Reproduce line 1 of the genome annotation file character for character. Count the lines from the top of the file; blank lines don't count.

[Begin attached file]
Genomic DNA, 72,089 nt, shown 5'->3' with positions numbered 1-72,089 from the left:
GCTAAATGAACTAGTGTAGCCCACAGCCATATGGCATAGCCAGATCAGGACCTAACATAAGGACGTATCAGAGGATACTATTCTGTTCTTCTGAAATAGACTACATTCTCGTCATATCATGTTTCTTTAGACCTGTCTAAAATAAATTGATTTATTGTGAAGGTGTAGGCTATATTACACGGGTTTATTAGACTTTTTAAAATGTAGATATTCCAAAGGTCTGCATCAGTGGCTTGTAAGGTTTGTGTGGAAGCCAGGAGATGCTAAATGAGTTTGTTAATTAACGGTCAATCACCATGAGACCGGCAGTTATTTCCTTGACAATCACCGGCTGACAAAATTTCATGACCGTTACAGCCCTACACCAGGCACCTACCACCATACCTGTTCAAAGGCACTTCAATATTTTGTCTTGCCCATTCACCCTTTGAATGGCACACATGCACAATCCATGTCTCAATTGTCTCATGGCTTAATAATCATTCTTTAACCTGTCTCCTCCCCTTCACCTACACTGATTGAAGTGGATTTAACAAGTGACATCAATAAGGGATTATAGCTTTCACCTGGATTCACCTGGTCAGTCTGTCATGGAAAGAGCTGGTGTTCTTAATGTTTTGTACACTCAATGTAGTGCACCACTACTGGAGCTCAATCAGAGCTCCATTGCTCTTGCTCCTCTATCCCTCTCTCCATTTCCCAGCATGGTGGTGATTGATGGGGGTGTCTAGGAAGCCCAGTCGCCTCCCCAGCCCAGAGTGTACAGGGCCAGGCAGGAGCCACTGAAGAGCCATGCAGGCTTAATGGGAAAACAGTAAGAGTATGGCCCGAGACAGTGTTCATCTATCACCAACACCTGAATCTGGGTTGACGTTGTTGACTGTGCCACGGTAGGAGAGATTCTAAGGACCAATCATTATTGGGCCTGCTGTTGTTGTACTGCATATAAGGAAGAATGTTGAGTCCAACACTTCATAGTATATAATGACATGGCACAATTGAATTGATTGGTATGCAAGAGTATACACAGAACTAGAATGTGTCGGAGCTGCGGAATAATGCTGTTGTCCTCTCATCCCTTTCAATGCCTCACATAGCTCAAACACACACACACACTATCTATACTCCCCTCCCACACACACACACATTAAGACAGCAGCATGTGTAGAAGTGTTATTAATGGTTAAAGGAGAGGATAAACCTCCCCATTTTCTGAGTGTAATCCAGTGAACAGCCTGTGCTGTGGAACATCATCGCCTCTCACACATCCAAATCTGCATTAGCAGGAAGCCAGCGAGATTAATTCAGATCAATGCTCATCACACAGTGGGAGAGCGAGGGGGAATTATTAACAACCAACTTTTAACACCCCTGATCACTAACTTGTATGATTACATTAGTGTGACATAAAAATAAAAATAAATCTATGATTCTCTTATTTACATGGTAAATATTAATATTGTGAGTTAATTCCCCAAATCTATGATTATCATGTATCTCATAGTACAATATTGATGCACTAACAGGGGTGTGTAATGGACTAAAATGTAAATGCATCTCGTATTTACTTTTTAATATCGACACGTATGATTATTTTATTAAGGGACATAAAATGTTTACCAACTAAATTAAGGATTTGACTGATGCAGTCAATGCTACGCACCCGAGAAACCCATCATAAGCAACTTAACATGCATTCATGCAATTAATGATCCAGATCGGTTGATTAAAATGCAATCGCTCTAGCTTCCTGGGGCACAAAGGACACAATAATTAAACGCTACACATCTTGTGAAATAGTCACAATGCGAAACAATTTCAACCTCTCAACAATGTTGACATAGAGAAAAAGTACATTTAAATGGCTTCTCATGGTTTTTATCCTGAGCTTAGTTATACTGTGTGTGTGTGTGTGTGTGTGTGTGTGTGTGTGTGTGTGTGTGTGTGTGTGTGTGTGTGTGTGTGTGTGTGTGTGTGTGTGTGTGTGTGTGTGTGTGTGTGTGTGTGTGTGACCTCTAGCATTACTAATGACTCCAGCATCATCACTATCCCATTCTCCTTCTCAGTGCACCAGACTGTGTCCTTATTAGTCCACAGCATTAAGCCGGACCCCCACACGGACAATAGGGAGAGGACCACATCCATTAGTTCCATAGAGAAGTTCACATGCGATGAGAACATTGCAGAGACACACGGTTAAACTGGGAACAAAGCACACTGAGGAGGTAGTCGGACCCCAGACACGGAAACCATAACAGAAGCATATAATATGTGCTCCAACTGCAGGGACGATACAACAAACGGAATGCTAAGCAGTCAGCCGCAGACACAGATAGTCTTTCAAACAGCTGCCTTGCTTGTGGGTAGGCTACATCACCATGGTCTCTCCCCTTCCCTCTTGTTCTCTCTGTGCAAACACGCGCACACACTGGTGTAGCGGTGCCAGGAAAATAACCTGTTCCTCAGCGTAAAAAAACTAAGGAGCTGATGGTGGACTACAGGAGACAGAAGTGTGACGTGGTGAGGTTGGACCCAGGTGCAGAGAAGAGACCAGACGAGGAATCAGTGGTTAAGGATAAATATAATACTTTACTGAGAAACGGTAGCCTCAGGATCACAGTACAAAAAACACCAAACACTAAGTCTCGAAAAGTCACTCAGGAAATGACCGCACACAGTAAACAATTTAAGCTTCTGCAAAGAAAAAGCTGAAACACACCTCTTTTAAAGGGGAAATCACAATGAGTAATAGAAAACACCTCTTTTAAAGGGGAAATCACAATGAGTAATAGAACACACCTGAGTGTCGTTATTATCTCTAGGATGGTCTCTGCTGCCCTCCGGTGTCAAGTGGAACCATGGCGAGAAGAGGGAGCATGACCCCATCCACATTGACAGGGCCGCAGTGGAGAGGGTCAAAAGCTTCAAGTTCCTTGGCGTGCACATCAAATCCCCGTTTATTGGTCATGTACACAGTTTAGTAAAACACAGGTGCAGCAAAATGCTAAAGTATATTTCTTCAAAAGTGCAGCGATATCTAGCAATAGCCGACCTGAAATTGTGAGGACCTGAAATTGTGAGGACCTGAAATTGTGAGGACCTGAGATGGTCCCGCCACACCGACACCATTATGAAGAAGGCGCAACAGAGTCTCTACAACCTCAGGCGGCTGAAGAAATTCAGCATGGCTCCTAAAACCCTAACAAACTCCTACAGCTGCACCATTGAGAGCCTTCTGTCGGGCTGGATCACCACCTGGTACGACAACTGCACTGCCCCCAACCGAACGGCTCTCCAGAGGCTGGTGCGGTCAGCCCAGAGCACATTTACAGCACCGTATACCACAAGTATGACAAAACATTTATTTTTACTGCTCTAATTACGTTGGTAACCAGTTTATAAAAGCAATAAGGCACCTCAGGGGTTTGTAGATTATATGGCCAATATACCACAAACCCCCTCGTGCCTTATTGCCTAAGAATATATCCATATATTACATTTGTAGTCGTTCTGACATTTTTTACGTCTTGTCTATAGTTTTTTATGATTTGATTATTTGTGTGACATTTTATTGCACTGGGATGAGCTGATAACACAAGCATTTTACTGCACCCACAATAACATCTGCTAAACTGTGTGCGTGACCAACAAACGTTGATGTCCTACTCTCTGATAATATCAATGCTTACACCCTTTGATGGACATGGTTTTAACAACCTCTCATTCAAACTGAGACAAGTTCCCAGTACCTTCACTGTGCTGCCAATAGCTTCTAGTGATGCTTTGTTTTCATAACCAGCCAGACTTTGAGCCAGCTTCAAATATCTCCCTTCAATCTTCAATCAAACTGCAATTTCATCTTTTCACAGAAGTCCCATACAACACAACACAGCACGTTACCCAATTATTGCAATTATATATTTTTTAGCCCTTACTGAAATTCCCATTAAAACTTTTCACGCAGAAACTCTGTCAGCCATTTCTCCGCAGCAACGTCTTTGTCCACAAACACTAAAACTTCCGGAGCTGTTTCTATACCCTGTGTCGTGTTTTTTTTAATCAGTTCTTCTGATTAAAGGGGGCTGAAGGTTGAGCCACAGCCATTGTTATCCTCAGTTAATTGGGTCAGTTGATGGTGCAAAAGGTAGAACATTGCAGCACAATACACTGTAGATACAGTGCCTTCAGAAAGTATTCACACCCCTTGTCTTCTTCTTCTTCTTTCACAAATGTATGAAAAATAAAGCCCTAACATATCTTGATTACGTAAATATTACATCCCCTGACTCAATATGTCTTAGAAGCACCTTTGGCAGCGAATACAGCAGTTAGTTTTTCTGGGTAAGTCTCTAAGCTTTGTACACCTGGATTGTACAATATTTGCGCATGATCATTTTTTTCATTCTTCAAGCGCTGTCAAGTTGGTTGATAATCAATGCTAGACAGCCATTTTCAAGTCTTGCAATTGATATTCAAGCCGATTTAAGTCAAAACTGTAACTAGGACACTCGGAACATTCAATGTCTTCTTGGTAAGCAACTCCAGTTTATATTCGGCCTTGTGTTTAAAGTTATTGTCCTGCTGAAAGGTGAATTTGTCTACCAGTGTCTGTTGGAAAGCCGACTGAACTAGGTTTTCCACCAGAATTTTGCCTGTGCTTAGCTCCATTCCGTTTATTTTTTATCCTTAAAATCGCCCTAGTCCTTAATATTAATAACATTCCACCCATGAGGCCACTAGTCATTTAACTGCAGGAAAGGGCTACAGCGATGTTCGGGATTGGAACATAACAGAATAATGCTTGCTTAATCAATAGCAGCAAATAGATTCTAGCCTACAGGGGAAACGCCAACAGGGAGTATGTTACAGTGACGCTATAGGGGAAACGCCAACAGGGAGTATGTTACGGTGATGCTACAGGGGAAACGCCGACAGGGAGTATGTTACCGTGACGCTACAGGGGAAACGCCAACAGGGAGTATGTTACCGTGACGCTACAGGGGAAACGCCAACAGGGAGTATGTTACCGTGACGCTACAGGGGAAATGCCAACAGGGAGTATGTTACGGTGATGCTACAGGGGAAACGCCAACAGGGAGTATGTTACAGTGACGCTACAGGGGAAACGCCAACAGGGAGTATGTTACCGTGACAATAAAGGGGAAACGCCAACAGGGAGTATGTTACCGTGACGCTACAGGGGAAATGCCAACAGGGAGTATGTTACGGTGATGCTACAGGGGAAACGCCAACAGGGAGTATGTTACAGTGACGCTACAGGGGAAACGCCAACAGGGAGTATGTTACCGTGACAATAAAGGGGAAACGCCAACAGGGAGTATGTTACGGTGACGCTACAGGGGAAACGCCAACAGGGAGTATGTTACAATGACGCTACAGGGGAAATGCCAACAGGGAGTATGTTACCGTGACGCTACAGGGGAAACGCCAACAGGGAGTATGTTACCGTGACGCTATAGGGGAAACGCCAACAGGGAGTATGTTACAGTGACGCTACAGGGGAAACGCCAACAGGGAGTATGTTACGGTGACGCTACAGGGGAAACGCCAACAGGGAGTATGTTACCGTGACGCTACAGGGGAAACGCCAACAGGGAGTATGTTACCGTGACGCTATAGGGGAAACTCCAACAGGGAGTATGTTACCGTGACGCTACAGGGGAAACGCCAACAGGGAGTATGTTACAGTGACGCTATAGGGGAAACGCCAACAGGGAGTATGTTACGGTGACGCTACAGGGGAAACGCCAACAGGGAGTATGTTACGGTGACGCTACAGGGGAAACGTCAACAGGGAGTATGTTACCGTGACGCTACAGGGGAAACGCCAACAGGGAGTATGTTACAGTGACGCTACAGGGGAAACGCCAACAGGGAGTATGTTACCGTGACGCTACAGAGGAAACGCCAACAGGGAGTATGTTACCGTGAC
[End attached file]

Genomic DNA, 72,089 nt, shown 5'->3' with positions numbered 1-72,089 from the left: